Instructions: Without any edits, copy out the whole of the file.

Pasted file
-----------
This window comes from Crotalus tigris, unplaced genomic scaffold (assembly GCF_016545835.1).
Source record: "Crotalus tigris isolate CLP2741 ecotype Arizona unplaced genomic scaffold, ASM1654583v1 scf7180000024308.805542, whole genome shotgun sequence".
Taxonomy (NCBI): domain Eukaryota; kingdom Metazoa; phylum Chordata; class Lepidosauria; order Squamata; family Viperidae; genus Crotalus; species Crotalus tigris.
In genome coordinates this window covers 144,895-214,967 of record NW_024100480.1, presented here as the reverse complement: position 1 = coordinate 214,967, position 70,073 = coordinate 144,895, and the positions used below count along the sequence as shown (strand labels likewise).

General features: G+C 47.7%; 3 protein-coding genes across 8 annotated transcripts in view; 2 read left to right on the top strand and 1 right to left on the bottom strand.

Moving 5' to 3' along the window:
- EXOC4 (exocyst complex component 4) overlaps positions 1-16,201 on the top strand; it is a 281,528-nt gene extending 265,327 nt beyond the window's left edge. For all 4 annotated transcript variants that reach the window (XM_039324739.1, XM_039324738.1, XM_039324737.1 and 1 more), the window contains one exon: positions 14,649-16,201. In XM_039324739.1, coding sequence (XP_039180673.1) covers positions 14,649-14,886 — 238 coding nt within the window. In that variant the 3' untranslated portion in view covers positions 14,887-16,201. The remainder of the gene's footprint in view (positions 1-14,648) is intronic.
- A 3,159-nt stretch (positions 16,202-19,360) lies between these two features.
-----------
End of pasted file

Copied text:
This window comes from Crotalus tigris, unplaced genomic scaffold (assembly GCF_016545835.1).
Source record: "Crotalus tigris isolate CLP2741 ecotype Arizona unplaced genomic scaffold, ASM1654583v1 scf7180000024308.805542, whole genome shotgun sequence".
Taxonomy (NCBI): domain Eukaryota; kingdom Metazoa; phylum Chordata; class Lepidosauria; order Squamata; family Viperidae; genus Crotalus; species Crotalus tigris.
In genome coordinates this window covers 144,895-214,967 of record NW_024100480.1, presented here as the reverse complement: position 1 = coordinate 214,967, position 70,073 = coordinate 144,895, and the positions used below count along the sequence as shown (strand labels likewise).

General features: G+C 47.7%; 3 protein-coding genes across 8 annotated transcripts in view; 2 read left to right on the top strand and 1 right to left on the bottom strand.

Moving 5' to 3' along the window:
- EXOC4 (exocyst complex component 4) overlaps positions 1-16,201 on the top strand; it is a 281,528-nt gene extending 265,327 nt beyond the window's left edge. For all 4 annotated transcript variants that reach the window (XM_039324739.1, XM_039324738.1, XM_039324737.1 and 1 more), the window contains one exon: positions 14,649-16,201. In XM_039324739.1, coding sequence (XP_039180673.1) covers positions 14,649-14,886 — 238 coding nt within the window. In that variant the 3' untranslated portion in view covers positions 14,887-16,201. The remainder of the gene's footprint in view (positions 1-14,648) is intronic.
- A 3,159-nt stretch (positions 16,202-19,360) lies between these two features.